Health overhaul likely to strain doctor shortage (AP/GOPUSA.com)

Palin to tea party rally: Don't sit down, shut up (AP/GOPUSA.com)

Obama announces 15 recess appointments, scolds GOP (AP/GOPUSA.com)

White House defends special appointments (AP/GOPUSA.com)

Crist, Rubio face off in 1st Fla. Senate debate (AP/GOPUSA.com)

Commentary

Thugoracy Whips Capitalism (Andrew McCarthy/NRO's The Corner Blog)

Another ObamaCare mandate we had to discover after its passage (Ed Morrissey/Hot Air)

The Law of Unintended Consequences (Doug Patton/GOPUSA.com)

The Record Speaks For Itself (Harris Sherline/GOPUSA.com)

The Constitutional Crisis Started Long Ago (Frank Salvato/GOPUSA.com)

Dr. Bob Holsworth Interview, Part, 2

This is the second and final installment of an interview with nationally known political scientist Dr. Bob Holsworth. The former Virginia Commonwealth University dean is a regular commentator on Virginia and national politics. His writes for national and state publications, as well as on his widely read blog, Virginia Tomorrow, and is a frequent guest on television and radio. He also is an in-demand public speaker and heads his own consultancy. In yesterday's first installment, we covered the current session of the General Assembly and touched on national politics. Today, we look at Virginia's version of health care legislation, the upcoming 2010 mid-term elections, discuss U.S. Senator Jim Webb's 2012 prospects, and examine the Tea Party movement in Virginia. FamilyFoundationBlog: Which is the most interesting GOP Congressional District nominating contest — the 5th, 2nd or 11th — and why? How do you see those campaigns playing out?

Dr. Bob Holsworth: All of these races are very interesting because each of them is competitive. The number of entrants indicate that Republicans believe that 2010 may be a once in a generation opportunity, a year that could potentially rival 1994 in terms of GOP success. At the moment, the battle for the 5th District nomination to challenge Tom Perriello might be the most fascinating, if only because of the number of forces that are, or potentially are, in play, including ones that may have national implications.

There's Robert Hurt, a highly respected member of the Senate who has considerable support from the party's national establishment, but who is also being challenged largely by a set of conservative activists who maintain that Hurt has not been sufficiently supportive of low-tax, small government principles. One question that is being raised is whether the anti-Hurt forces will actually coalesce behind a single candidate or divide their vote in a primary? Recently, things have even gotten more complicated. At least one of the candidates currently in the nomination contest says that he is considering dropping out and running as an independent.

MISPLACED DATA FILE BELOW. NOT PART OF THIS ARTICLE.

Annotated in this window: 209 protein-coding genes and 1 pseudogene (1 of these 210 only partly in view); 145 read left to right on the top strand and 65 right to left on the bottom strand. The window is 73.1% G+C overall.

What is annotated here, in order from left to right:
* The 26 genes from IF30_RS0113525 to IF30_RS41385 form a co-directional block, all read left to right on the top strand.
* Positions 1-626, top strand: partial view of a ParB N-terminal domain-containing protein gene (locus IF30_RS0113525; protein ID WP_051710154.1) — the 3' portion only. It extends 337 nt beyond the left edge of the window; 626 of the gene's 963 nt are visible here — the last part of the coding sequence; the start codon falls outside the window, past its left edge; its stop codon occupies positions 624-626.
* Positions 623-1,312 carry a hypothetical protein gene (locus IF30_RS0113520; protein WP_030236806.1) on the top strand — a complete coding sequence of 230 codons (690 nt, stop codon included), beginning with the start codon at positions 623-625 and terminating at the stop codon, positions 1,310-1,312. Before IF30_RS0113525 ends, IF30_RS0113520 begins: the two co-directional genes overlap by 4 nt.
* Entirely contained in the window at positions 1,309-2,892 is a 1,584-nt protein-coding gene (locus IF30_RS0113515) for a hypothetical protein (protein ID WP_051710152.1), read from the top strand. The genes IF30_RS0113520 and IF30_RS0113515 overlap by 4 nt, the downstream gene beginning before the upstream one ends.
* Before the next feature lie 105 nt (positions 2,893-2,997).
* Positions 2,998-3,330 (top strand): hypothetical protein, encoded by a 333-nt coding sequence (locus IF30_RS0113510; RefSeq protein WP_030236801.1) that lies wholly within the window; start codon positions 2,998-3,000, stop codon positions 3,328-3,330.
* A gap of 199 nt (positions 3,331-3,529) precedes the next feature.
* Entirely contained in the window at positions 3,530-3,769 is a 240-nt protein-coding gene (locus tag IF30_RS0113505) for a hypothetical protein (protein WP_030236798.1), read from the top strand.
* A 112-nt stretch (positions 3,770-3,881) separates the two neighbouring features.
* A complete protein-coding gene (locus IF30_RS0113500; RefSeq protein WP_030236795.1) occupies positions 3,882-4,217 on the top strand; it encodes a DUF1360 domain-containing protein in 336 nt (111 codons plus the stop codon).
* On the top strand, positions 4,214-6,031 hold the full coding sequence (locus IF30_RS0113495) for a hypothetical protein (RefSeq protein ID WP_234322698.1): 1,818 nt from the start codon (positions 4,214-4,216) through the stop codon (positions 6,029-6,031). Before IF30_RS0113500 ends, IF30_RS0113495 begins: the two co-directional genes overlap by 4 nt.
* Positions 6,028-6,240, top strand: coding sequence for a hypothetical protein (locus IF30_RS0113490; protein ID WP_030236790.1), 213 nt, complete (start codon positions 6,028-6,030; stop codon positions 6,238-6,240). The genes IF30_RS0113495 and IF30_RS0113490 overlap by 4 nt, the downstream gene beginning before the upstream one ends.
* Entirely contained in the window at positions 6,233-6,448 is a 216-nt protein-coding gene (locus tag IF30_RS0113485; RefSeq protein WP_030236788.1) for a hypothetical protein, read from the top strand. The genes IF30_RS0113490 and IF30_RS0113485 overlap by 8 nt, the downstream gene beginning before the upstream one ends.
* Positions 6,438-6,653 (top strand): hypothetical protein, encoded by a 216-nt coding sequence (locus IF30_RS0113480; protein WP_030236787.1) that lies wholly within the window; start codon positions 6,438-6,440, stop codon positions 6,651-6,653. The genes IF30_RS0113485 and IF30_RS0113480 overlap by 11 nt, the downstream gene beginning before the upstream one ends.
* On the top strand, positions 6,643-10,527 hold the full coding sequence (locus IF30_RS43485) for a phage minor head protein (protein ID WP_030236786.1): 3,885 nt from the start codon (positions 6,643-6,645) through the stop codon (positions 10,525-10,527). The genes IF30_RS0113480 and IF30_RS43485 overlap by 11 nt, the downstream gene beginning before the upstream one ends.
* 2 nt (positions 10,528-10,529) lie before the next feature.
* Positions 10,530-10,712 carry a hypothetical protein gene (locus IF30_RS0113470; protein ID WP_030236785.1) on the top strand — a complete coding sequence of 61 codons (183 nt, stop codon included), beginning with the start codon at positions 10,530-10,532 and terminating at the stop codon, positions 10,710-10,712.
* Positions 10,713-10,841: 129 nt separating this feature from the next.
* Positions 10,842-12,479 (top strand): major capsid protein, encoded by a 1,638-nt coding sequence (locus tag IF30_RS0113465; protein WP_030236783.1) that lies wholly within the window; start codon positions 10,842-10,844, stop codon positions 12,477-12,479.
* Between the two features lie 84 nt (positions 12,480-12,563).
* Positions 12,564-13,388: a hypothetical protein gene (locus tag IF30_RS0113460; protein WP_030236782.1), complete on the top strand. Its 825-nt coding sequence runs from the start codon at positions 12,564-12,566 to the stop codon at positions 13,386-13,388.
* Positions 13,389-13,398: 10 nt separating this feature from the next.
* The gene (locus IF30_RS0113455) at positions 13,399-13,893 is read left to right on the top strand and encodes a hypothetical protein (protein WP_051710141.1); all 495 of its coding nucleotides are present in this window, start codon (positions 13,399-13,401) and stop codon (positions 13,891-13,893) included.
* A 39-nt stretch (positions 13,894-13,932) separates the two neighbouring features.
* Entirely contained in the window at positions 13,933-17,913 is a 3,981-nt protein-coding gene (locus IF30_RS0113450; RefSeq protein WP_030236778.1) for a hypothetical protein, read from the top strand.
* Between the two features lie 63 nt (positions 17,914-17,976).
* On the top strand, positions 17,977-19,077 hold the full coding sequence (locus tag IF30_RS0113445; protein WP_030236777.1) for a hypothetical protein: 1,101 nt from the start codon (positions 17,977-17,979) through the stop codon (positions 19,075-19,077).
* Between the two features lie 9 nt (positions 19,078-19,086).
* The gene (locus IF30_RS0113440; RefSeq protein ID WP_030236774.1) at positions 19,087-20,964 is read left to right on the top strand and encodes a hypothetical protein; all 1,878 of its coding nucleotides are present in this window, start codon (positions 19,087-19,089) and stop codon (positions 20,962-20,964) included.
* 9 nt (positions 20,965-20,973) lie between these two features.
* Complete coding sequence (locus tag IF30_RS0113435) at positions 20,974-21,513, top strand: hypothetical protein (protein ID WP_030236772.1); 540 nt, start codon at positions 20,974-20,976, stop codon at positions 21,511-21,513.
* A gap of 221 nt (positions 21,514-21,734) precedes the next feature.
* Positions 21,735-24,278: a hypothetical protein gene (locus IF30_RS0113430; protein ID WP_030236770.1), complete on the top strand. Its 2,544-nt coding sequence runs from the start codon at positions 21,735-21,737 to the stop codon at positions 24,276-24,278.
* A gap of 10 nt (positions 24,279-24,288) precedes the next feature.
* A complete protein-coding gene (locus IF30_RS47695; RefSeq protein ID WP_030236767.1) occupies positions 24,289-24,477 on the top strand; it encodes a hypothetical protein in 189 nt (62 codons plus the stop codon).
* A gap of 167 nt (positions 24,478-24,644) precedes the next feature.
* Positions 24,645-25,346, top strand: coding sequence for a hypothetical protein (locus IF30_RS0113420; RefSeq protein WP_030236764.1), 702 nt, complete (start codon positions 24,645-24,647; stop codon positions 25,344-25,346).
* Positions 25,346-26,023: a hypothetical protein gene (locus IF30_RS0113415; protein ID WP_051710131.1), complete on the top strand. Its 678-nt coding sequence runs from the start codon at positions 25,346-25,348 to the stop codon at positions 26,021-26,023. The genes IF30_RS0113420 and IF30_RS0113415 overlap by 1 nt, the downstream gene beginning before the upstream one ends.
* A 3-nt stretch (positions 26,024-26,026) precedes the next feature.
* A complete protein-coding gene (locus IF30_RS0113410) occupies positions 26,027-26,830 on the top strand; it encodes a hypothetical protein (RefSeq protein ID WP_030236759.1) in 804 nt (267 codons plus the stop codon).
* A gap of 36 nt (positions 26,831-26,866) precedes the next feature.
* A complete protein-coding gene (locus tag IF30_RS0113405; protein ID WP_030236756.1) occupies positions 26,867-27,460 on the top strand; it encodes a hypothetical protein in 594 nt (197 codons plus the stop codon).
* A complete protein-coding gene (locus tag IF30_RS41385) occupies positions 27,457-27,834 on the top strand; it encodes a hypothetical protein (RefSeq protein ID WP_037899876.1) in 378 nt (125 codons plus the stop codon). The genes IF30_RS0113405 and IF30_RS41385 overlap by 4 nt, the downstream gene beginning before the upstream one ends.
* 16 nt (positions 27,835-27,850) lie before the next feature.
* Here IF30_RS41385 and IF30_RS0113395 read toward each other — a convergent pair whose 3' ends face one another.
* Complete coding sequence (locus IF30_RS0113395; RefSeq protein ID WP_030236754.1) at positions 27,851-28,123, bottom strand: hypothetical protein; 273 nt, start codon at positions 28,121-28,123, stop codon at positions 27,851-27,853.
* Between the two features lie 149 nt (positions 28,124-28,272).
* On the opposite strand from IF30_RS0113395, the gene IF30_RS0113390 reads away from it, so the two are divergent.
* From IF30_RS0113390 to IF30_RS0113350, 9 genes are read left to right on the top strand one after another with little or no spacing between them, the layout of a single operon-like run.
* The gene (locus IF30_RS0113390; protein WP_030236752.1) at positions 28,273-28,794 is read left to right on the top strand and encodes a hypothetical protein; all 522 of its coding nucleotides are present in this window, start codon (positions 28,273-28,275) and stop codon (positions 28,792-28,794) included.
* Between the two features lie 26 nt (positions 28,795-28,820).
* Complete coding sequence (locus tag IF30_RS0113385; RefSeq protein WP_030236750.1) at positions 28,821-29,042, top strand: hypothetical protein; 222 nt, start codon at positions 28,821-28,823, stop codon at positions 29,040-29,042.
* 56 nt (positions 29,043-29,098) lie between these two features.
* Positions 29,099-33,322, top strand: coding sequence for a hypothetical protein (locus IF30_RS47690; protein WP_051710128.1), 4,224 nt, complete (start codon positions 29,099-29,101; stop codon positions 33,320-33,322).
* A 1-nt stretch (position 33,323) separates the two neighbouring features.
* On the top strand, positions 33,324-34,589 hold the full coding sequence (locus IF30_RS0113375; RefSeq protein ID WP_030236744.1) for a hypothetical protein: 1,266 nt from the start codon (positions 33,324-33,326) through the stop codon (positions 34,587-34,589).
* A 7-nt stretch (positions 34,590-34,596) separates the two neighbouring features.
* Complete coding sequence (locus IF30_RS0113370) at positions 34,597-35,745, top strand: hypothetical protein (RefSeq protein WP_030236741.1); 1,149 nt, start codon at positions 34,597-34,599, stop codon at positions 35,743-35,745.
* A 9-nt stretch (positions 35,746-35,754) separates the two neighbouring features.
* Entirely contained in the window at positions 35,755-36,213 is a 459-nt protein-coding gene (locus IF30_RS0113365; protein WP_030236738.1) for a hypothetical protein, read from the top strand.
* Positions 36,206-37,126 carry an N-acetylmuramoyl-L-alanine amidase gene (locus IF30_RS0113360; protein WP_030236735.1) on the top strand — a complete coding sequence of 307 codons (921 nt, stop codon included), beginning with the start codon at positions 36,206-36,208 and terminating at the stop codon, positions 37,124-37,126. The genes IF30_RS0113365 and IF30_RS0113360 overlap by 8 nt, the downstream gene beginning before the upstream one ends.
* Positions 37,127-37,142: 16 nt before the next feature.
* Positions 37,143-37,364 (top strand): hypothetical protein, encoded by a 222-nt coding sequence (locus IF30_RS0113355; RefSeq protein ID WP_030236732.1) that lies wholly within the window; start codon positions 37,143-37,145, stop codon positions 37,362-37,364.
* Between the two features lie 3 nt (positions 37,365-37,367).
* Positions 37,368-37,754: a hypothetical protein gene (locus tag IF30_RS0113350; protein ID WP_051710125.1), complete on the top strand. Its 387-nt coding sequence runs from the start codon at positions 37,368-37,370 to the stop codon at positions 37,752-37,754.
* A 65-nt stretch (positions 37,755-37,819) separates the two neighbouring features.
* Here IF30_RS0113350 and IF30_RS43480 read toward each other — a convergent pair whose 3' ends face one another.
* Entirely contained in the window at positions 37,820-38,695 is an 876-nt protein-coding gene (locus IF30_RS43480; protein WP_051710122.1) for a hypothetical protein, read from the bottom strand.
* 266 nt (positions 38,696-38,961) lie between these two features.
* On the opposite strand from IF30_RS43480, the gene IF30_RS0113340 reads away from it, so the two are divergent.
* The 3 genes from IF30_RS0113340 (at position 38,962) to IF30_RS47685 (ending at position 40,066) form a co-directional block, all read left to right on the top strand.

Moreover, Virgil Goode has said that he has not made up his mind about a possible challenge and could even run as an independent Republican. A poll out today says that in a three way race between Hurt, Perriello, and Goode, the former Congressman is in a tie with Perriello with Hurt running third. In any event, I think that a lot of national media will be looking at the 5th to see if the GOP can negotiate its internal tensions productively, something that will have to achieved if a candidate who is hard working and energetic as Tom Perriello is to be defeated.

FamilyFoundationBlog: Is there a credible Republican candidate in the wings to challenge Rick Boucher in the 9th Congressional District? Is Representative Boucher vulnerable?

Dr. Holsworth: It is usually very, very difficult to defeat a long-term incumbent such as Rick Boucher who has been widely applauded for his constituent service, even if a number of his votes may not be consistent with majority views in his district. But if there is a year in which Boucher is vulnerable, 2010 may be it. The problem for the GOP here is very different than in the 2nd, 5th and 11th — it's not clear that the Republicans can recruit a strong challenger. Terry Kilgore and William Wampler have said no, though Eric Cantor was in town yesterday to see if "No" really means "No." Morgan Griffith has said, however, that he is seriously considering entering the contest. If he does, he'll be a formidable challenger — he's tough, politically very skilled, and a very hard worker. But even with Griffith, this would be a tough race, because Boucher has built up a lot of support in the localities that make up the district. But if Morgan enters, it'll be a great race.

FamilyFoundationBlog: How do you see the Tea Party movement in Virginia? Are these people disgruntled conservatives who normally vote Republican showing displeasure at the party (and who may have sat out in 2008) or are they new people getting involved for the first time who can make a difference in upcoming elections?